So the day has finally arrived: WG is in her first full week back at school (she started last Thursday) and LG started Middle School today. For the last couple of months I've been looking forward to today, when both kids are back in school for a full day.
So why was I crying walking home from dropping LG off?
I didn't sleep well last night. When I did sleep, I had anxiety dreams.
The middle school is HUGE, and there are SO MANY kids, and they're SO BIG!!!!!! And since the move, whenever I leave, LG gets anxious, asking after me and sometimes crying until I get home. He seemed fine when I left his classroom this morning. I hope he stayed that way (I'll find out in about 90 minutes). If he didn't, he'll be fine in a couple of days, once he gets into the routine. But he WAS excited last night: He kept saying "Sleep, wake up, school!"
After I walked home I got into the car and left to run some errands. I went to the grocery store for the first time by myself in 6 weeks. I sat in a coffee shop. I kept reminding myself that there was no rush to be anywhere, and it felt...odd. I'm sitting here now trying to relax, but it feels strange to not be checking on the kids every 10 minutes, or herding them into the car, or taking them to the park.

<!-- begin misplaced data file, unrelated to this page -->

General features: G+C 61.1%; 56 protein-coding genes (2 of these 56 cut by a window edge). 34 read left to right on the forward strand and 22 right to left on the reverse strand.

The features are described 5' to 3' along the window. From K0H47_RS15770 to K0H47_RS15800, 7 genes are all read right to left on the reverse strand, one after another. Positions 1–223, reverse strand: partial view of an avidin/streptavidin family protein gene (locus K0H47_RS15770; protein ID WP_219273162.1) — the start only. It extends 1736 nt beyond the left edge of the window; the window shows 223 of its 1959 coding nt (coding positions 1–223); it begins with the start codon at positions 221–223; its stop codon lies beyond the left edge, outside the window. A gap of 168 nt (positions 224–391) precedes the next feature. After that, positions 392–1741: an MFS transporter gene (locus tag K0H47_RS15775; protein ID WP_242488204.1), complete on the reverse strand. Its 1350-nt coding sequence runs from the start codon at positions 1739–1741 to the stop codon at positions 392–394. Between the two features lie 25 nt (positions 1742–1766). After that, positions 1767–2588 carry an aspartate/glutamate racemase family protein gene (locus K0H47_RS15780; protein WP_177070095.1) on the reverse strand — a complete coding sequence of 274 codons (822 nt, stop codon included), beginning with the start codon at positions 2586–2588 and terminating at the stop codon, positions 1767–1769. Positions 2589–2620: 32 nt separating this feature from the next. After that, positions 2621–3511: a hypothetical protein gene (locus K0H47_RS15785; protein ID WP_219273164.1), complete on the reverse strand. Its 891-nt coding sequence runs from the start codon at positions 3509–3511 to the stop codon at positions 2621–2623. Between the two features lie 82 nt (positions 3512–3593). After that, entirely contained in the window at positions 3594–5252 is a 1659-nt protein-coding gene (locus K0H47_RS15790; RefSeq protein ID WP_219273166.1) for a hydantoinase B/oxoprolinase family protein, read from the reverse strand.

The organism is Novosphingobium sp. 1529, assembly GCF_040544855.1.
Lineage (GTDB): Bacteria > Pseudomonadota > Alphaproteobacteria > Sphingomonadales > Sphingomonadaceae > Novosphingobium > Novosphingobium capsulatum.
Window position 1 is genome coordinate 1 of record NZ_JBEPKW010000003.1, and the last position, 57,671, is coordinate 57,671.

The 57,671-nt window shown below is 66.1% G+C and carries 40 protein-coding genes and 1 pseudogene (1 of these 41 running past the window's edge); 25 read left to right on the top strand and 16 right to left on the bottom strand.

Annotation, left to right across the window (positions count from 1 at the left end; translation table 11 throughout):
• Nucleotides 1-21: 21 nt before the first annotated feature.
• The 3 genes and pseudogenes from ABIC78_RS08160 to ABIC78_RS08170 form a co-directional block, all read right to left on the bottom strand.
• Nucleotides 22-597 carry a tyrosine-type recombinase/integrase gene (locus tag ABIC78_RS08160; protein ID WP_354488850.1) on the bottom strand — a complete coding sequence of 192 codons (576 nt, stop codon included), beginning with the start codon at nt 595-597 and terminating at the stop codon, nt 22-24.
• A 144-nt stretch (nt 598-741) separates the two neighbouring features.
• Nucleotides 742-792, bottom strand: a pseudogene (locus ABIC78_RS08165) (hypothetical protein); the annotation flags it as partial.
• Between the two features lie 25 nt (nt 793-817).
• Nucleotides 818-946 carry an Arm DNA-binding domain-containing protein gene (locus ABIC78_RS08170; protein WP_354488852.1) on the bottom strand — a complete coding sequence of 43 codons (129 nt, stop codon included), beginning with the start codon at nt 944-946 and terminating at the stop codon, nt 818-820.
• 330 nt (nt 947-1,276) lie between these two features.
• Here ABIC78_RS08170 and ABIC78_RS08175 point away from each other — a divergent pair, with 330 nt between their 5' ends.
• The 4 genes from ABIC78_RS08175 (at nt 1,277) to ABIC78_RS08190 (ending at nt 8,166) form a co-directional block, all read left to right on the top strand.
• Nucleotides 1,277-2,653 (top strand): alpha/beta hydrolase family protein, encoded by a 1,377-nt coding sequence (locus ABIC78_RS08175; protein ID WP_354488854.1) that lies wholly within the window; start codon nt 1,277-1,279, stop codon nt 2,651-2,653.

And I have this constant, fairly high-level hum of anxiety. Which I imagine will stay with me until I pick him up.
And WG doesn't get home now until 4:00!
They're growing up, and I'm not sure I like it!
Yesterday I was thinking (yet again!) about what I've been doing with my life. We met up with some friends who are in town with the national touring production of "War Horse" (we're seeing it tomorrow). They mentioned auditioning for the Broadway production, and we talked about our friends who are writing for HBO and the networks, have TV series they created coming in the Fall, and plays they've written being produced on Broadway.
To be honest, I was feeling a bit of a failure. Granted, many of these friends don't have kids, and the ones who do don't have kids with special needs. This morning it occurred to me that, while I may never be a Broadway actor or playwright, I have two great kids with a lot of challenges who are thriving. And I'm so proud of them I'm surprised I don't burst from it. And our friends who don't have kids tell me they're jealous of me, as well. Because sometimes it's just not possible to have it all.
Earlier this morning I accepted 2 jobs that were offered to me last week. I'm going to help one company develop a theater curriculum for public school kids who have Autism, and I'll be the "head teacher" for the SF Shakespeare Festival's Midnight Shakespeare program in San Jose, which brings Shakespeare to elementary and middle school kids. It's a program I taught in the City 12 years ago, and it's terrific. The now-head of the program is a woman I know from 20 years ago at Shakespeare & Company. We met up again at the workshop in March.
Kismet? I'd like to think so. 20 years and 3,000 miles has to be more than coincidence.
So it may not be Broadway, but it's something that, hopefully, will make a difference.